However, though the acting is heartfelt and spot-on, this is Terrence Malick’s film. His fingerprints are all over The Tree of Life; his unique style obvious from the first frame to the last. A devout Episcopalian, Malick begins with a quote from the Book of Job: “Where were you when I laid the foundations of the earth?” Job, a good man who nonetheless endured incredible suffering, had the audacity to ask God, “Why?” God went on to put Job in his place, humbling him, insisting that he knew nothing of what it meant to be the ruler of the universe. He revealed just how tiny Job was in the infinite scope of existence.
With this quote in mind, we are introduced to Pitt and Chastain, who have lost their middle son at the age of nineteen. We don’t know the cause, and little does it matter. We see these two parents consumed by grief, filled with doubt and regret. The father questions his actions, was he too severe? He laments the fact that it is too late to make amends. The mother finds herself questioning God, as Job did. “Where were you?” she asks.
At this moment the screen goes dark, and one of the finest sequences in recent film history begins. As the score turns to Preisner’s “Lacrimosa”, we witness the birth…of everything. The universe itself. A celestial tapestry of beautiful nebulae, planets, stars; then we see the young earth, a primal landscape of shifting masses, water, and fire. Soon, there are the first signs of life, a lovely view of jellyfish, sharks, and yes, dinosaurs. This cycle of life (birth, growth, death, and in the case of the dinosaurs, extinction), of nature and grace, makes the birth of the universe feel not too far removed from the birth of a child, and that is where we end up again. With the birth of Jack, our main character, in the 1950’s.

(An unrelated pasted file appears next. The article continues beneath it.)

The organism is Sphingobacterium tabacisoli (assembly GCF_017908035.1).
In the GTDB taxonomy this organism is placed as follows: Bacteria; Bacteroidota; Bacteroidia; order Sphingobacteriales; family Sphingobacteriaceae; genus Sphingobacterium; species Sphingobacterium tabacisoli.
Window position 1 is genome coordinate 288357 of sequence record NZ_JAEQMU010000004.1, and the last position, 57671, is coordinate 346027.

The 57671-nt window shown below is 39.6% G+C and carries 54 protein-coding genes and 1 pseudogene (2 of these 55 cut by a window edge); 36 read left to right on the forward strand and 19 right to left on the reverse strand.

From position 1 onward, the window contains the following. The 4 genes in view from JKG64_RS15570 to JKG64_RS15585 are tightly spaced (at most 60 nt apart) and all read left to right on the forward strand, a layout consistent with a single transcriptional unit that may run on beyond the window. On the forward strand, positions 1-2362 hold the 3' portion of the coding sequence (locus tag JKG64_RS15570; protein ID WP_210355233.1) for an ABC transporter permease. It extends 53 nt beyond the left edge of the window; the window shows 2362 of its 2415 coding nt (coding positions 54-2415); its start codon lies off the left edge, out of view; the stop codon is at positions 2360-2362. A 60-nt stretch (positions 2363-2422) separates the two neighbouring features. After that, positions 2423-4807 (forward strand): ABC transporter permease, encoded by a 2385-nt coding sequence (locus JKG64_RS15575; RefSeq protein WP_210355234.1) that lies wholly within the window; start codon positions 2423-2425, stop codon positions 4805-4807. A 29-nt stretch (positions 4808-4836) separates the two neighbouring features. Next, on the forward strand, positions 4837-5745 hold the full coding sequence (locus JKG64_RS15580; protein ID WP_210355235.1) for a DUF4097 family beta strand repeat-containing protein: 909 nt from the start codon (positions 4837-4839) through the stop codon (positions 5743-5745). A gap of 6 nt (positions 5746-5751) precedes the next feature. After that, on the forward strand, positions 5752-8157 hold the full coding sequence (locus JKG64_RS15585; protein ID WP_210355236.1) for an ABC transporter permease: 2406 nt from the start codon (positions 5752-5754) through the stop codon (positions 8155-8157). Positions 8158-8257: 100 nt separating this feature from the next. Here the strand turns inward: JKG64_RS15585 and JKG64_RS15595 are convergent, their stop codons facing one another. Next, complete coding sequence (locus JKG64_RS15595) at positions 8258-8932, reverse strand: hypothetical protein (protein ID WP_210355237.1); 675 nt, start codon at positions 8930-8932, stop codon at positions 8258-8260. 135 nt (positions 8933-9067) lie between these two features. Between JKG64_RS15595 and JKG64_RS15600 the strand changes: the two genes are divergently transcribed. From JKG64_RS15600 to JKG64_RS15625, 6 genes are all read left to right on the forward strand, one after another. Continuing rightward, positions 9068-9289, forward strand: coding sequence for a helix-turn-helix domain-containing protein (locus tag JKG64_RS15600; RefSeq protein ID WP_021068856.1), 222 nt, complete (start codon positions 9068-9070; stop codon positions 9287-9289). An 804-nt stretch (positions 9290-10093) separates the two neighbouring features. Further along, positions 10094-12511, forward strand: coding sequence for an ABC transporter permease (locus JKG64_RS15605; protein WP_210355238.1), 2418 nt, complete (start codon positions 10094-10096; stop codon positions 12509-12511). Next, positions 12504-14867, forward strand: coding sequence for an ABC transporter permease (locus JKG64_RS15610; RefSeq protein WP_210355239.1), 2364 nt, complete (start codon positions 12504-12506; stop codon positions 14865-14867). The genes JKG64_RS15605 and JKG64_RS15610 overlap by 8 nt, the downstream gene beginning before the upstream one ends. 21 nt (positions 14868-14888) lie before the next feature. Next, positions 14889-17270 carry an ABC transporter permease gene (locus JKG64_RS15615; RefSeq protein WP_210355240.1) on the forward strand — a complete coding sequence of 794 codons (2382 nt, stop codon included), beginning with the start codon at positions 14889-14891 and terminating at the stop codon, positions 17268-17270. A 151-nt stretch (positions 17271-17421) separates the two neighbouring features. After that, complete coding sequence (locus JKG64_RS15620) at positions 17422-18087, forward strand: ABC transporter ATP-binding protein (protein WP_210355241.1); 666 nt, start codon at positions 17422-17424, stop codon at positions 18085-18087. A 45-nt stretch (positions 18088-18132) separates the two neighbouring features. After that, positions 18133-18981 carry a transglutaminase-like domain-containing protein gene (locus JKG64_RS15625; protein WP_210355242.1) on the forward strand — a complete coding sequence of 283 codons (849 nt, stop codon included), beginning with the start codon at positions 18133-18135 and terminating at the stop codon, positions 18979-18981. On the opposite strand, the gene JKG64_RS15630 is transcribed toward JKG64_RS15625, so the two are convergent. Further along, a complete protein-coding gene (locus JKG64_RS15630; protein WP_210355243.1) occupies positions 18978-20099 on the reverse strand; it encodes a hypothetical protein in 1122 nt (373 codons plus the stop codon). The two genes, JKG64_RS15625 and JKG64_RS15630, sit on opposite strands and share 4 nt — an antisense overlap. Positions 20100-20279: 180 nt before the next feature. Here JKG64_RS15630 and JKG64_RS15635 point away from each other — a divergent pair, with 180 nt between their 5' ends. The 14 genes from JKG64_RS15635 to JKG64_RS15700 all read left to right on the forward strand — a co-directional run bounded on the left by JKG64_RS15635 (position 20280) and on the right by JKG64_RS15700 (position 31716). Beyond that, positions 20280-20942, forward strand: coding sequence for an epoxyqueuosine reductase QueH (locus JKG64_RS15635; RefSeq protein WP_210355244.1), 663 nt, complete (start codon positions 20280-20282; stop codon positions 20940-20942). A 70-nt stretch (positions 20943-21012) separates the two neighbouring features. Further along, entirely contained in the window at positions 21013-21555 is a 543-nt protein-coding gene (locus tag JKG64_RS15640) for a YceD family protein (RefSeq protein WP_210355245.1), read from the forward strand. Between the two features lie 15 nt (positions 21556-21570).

Following another fine montage where all three babies are born and become young boys, the focus turns to these children growing up under two very opposed parental (and cosmic) influences. Even the tiniest scenes add to this conflict; notice the way the mother playfully wakes her children with ice cubes, while the father storms into the room and rips their bed sheets off. A rivalry of sorts begins between Jack and the middle brother, whom the father seems to favor. The middle brother plays music, like his father, and paints pictures. Jack, on the other hand, can’t seem to get on his father’s good side.
There is a scene in an ancient riverbed during the “Creation” sequence where a dinosaur spares the life of a weaker one after stomping on its head. We see this river again, filled with water now, when young Jack decides to shoot his brother in the finger with a BB gun. Later, he apologizes. The way these two scenes mirror each other is quite lovely, and The Tree of Life is filled with moments like that. Many were missed by me on the first viewing, which is why this film must be seen multiple times. There is simply no other option should one wish to access all its riches.
I could go on and on about this magical, reflective motion picture. It is a true work of art. Obviously it is easier (and lazier) to grab the large tub of popcorn, the gigantic soda, and the King Size candy bar before settling into typical summer fare, like Pirates of the Caribbean, Thor, or X-Men. The Tree of Life is more ambitious than all of them put together, and a hell of a lot more thoughtful. It should probably be playing on a loop at the Vatican Museums instead of local multiplexes.